Skip to content

Sir John Houghton on Climate Change


2015 marks the 25th year of the Intergovernmental Panel on Climate Change's (IPCC) reports - all published by Cambridge University Press. 2015 also sees the publication of the 5th edition of Sir John Houghton's market-leading undergraduate textbook Global Warming: The Complete Briefing.

We were delighted that Sir John could join us on 30th June for the opening of the 25 Years of the IPCC reports exhibit in the Press Museum, and to celebrate the long and fruitful relationship between Sir John and Cambridge University Press.

Sir John Houghton is one of the most distinguished climate scientists of his generation and a tenacious campaigner for the recognition of human-induced climate change. He has been a strong advocate for the global research effort into climate change and played a key role in the development of the IPCC – a unique relationship between political policy and scientific rigour, where he led or co-led the Science Working Group of IPCC from 1988 until 2002. As lead editor of first three IPCC reports he brought the first report to the Press in 1990. The Press has now distributed over 160,000 copies of IPCC reports over the last 25 years, with the latest report publishing just a few months ago.

Sir John presented a passionate and insightful lecture on the state of climate change science, its impacts, mitigation, and policy. He spoke about the underlying science and complexities of climate change, observing that unlike when he started his research in the 1960s, there has been a revolution since the 1980s in our ability to understand climate change, through global data from satellites and the ability to develop detailed scientific modelling.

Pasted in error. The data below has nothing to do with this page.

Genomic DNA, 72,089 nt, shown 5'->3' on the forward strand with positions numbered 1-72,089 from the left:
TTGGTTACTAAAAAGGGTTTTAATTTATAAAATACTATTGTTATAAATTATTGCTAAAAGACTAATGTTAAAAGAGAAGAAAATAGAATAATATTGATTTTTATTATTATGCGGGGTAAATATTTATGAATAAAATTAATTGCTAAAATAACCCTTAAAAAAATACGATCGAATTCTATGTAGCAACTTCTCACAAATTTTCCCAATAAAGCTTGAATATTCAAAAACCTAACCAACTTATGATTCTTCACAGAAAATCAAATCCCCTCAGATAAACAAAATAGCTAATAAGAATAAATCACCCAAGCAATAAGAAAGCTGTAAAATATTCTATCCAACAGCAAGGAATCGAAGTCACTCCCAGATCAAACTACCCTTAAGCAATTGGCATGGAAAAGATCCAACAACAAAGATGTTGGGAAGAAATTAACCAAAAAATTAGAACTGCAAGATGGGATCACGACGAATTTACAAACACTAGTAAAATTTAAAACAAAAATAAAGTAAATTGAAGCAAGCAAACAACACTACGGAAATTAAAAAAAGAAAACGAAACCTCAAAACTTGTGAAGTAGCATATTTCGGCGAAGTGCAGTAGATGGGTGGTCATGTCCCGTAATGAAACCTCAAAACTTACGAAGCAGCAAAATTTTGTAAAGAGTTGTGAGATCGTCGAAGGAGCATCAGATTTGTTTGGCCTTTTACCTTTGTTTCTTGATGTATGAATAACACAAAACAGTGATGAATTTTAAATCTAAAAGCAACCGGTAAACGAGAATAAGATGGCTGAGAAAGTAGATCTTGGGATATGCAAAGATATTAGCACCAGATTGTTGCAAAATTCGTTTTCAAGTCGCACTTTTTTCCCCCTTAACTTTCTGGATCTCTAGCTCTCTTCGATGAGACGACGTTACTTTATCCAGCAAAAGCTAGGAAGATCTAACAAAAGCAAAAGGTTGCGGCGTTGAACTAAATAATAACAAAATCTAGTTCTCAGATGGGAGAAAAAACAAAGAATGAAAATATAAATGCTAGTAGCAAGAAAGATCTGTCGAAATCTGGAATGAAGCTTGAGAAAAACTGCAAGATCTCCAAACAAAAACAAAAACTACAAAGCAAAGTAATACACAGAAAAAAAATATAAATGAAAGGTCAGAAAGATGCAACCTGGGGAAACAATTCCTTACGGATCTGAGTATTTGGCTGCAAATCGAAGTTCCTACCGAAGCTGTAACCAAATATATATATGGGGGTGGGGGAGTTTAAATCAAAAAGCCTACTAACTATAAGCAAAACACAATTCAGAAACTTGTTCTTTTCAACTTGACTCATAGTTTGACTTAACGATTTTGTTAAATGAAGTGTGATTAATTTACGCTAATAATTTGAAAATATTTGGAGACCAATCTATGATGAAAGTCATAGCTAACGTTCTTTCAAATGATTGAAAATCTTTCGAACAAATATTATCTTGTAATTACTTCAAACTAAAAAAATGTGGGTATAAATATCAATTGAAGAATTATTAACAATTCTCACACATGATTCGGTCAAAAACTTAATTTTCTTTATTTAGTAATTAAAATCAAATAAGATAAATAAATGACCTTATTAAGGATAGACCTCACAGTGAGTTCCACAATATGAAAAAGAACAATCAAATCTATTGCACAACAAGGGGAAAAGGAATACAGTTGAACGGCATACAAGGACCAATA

The main impacts of climate change are three-fold: sea level rise, more intense heat waves, and a more intense hydrological cycle, which leads to a greater frequency and intensity of droughts and floods. He spoke about the consequences of climate change: poor nations will be worst affected, leading to many millions of environmental refugees, and the loss of millions of species.

Sir John also spoke about the history of the IPCC which initially comprised of three working groups – Assessment of Science, Assessment of Impacts, and Formulation of Response. The first of these Working Groups engaged many of the world’s best Climate Scientists and meetings were strictly scientific, not political, with no preconceived agenda. He commented on the success of this Working Group and of the Earth Summit in Rio in 1992 – which comprised over 25,000 delegates from 172 countries, including 100 heads of states. The Summit led to the setting up of the UN Framework Convention on Climate Change (UNFCCC), and was ratified by all participants (including the US Senate, within a week) – in large part due to the IPCC Reports coming out so quickly.

Sir John believes there is a moral imperative to act. He commented on what we can do to adopt renewable energy technology, and detailed a critical meeting of UNFCCC in Paris in 2015 to agree a 2°c stabilisation target in the rise in global average temperature. He closed by quoting UN Secretary-General Ban Ki-moon at the launch of the IPCC Synthesis Report on 2 November 2014.

‘This report gives a major push to success at Paris next year. Without a global agreement, we will not mobilize action to the extent necessary to get the world on to a 2-degree pathway. Science has spoken. There is no ambiguity in their message. Leaders must act. Time is not on our side.’

  • Share:

Thank you for your feedback which will help us improve our service.

If you requested a response, we will make sure to get back to you shortly.

Please fill in the required fields in your feedback submission.
This site uses cookies to improve your experience. Read more Close